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Elian Ibaj
Elian Ibaj

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Modern Web Dev - UI - CSS-in-JS

CSS in JS! I feel like everything that can be said about the topic (and then some more) has already been said. If you've missed it all, consider yourself lucky. For context, though, I'll only give three links here.

The original presentation of the concept to the wide public (slides here):

An article that does a very good, emotionless, summary of all the backlash it got:

And finally, a great, principles-based, article that will help you stay sane while trying to keep up with all the new solutions that come up in this space every day:

If that last article did its job correctly, you'll now have the strength to resist clicking this, for example:

You still with me? Good, let's get started by:

Bootstrapping react

Contrary to what the ending of the last article might suggest, I've been eager to get rid of as much tooling as possible in development as soon as I saw it as a real possibility. I don't hate tools (instrumentum, for those of you fluent in latin) either, though.

What does a misogynist say when called out on their misogyny? I can't be a misogynist, I have a daughter/wife. What does a misoinstrumentist, like me, say when called out on their misoinstrumenty? I can't be a misointrumentist, I have contributed to Babel.

It shouldn't come as a surprise, then, that I'll use vite to quickly get this react project setup.

Also, last time I did npx create-react-app it created, let me check, ah yes: 41,732 items, totaling 250.7Β MB. I've had one SSD and one HDD die of bad sectors in the last two years. Coincidence? I think not!

So, yeah, that's the setup β€” npm init vite@latest and follow the prompts to start a react project without typescript. Then:

cd what-you-named-your-project
npm install
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And to add styled-components, npm install styled-components.

Last part of the setup was deleting the unnecessary stuff before adding the base styles.

Base styles

In the last article, I spent so much time with "suggested reading" before writing the first line of code. For this one, I'll take the opposite approach: do as little reading as necessary to get started, and then go read more when I get stuck. This was my modus operandi when I was working professionally, and I assume it is so for most people.

I read from the Getting Started to the ("to the" == including; english is hard) Coming from CSS parts of the styled-components docs and started converting the base styles.

I started by renaming index.css and replacing the few rules there with my reset styles as well as the google font @import. Keeping this as a CSS file is fine: we don't need createGlobalStyle as we don't need theming or template literal interpolations for these simple CSS rules.

I modified Todo and Container a bit to make them more flexible.

The rest is straightforward: almost a one-to-one correlation of old classes to new components. I liked the collocation of @media rules with the rest of the styles for the component. I changed the --body-padding css variable into a bodyPadding js variable. I don't know why I did that.

For including images, I'm not a big fan of webpack-style importing of assets to get their URL. I was happy to find out that vite also allows the most common alternative approach: a "public" folder where you can put all your images in and have them reachable from anywhere in your code with absolute URLs. That's what I did for hero img's src and srcSet.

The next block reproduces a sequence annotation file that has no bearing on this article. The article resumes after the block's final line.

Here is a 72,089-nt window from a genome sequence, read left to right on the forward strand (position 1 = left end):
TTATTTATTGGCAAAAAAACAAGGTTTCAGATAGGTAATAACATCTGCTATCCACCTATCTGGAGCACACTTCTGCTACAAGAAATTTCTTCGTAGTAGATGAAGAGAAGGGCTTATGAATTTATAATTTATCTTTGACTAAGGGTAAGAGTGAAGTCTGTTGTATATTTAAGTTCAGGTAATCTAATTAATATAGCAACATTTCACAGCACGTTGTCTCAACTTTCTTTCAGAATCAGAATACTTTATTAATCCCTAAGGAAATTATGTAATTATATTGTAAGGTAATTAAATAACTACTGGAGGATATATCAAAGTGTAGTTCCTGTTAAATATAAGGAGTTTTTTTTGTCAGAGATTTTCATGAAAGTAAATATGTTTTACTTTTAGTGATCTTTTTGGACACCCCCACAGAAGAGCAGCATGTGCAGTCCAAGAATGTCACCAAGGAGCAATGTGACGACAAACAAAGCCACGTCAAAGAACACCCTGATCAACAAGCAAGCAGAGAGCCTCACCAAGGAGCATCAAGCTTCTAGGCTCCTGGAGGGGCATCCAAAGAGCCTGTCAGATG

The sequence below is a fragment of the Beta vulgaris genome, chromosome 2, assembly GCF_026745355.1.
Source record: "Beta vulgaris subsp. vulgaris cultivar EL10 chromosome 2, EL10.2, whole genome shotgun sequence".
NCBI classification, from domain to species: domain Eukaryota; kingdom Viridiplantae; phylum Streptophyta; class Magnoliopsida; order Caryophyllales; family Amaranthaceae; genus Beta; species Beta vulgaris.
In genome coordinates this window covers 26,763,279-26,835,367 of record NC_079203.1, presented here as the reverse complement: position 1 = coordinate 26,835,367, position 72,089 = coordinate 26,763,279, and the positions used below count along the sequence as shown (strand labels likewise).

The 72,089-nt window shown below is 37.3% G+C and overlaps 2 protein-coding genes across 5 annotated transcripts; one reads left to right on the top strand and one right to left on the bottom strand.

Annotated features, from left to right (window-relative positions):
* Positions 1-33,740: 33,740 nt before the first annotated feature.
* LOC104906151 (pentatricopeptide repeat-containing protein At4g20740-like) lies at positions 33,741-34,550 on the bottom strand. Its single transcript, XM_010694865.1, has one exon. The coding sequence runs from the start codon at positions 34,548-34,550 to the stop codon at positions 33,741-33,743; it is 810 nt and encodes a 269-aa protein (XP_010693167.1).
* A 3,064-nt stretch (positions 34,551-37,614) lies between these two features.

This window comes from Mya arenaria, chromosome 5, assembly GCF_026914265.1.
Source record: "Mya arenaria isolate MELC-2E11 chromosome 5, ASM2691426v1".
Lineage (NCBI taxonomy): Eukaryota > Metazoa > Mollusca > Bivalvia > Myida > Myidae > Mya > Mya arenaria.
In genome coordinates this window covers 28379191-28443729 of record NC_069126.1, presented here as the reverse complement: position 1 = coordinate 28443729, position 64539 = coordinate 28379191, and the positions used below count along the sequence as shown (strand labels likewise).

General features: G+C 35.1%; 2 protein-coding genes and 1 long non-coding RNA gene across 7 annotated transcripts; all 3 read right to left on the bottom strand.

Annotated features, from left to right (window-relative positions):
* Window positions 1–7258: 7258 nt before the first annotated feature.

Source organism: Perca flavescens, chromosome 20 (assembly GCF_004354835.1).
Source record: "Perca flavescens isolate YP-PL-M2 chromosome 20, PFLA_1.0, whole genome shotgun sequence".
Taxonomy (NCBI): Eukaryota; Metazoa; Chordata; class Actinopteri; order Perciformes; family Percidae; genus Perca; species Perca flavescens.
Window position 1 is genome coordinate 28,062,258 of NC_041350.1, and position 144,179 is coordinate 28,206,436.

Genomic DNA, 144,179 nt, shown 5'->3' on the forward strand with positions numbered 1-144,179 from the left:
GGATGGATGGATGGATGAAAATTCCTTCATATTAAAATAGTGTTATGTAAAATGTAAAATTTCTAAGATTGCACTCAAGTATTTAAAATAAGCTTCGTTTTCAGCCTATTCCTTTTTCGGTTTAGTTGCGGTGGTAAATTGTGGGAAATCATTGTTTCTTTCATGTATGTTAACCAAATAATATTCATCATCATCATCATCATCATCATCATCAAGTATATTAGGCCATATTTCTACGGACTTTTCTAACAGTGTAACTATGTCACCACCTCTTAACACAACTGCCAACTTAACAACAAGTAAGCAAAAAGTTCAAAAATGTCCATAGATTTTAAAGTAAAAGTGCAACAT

There isn't much to say about converting the navigation styles to styled-components, and that's a very good thing to say about styled-components. Everything was easy to move over, including transition animations and complex CSS selectors, pseudo-selectors, and whatever this is:

.menu-visible &::before {}
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We also had some JavaScript in nav.js to toggle the menu and search input on and off. This is not a React tutorial, but just one quick observation about a subtle change that happens when you port the code to react:


[document.documentElement, document.body].forEach((el) =>
    ? el.classList.add('menu-visible')
    : el.classList.remove('menu-visible')
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instead of

[document.documentElement, document.body].forEach((el) =>
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means we're no longer relying on HTML to tell whether the menu is visible or not. Our only source of truth for that now is the menuVisible state. I'm not pointing this out to say that I'm some genius developer who anticipated this. I only noticed it after I tried to do it with .toggle() first and it didn't work (the first time useEffect ran on mount it was toggling the class on, and then, when the button was clicked, setting menuVisible to true, it was toggling it off).

It was a nice example of react making it easy for you to almost accidentally fall into doing things right (pit of success?).


Well, isn't it ironic that as soon as I make the case for not relying on HTML as a source of truth, I decide to go ahead and do just that for the showcase? Sure, I could've rewritten the slider logic in an idiomatic way for react, but that IntersectionObserver was my baby!

Seriously, though, going the uncontrolled component way made more sense to me here. Let's quickly go through the code in Slider.jsx.

Side note on code organization: there isn't any 😝. I didn't make different folders for components and started with one file per component instead (vite used jsx extensions and I went with that). Still, even with region folding of code in the editor, Showcase.jsx got too long even for me, so I turned that into a presentation component, and moved the core styling and functionality into Slider.jsx.

A few refs keep track of the important dom nodes: for the slider itself, the ref is set directly with <StyledSlider ref={slider}>; the useEffect callback, which runs only after the first render, gets the first and last slide nodes from the slider ref with standard DOM properties firstChild and lastChild.

That same callback also initializes the IntersectionObserver. All it does, when an observed slide "intersects" 50% with the parent slider (threshold: 0.5), is set the currentSlide state to that slide's dom node. With that in place, implementing the disabled state and prev/next functions of the buttons becomes trivial.